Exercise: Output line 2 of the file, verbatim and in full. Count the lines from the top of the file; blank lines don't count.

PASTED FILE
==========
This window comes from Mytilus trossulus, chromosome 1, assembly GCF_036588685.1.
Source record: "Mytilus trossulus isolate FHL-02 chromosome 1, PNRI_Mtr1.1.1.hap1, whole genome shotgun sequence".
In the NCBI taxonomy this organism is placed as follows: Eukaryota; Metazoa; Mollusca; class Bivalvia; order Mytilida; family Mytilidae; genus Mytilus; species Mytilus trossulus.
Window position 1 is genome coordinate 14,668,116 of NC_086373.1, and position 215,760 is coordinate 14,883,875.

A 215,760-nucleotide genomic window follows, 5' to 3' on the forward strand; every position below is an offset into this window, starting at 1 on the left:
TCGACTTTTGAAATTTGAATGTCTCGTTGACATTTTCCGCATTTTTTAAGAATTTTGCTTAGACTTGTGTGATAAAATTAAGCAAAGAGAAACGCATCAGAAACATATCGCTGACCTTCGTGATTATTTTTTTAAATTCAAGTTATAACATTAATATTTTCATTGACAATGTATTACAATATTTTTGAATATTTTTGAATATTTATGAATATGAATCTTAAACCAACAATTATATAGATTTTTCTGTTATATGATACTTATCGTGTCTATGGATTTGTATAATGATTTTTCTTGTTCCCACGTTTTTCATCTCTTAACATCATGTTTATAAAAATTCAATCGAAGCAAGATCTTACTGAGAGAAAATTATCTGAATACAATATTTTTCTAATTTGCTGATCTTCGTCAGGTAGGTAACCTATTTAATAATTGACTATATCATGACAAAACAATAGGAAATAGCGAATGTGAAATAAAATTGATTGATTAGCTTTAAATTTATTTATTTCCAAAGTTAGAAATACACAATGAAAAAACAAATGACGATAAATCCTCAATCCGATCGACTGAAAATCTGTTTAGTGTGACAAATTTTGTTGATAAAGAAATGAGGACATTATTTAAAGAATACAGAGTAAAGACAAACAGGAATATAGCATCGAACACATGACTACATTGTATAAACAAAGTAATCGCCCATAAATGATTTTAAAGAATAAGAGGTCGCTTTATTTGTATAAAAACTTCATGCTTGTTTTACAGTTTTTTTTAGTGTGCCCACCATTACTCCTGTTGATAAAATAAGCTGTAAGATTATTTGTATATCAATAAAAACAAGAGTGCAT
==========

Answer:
Source record: "Mytilus trossulus isolate FHL-02 chromosome 1, PNRI_Mtr1.1.1.hap1, whole genome shotgun sequence".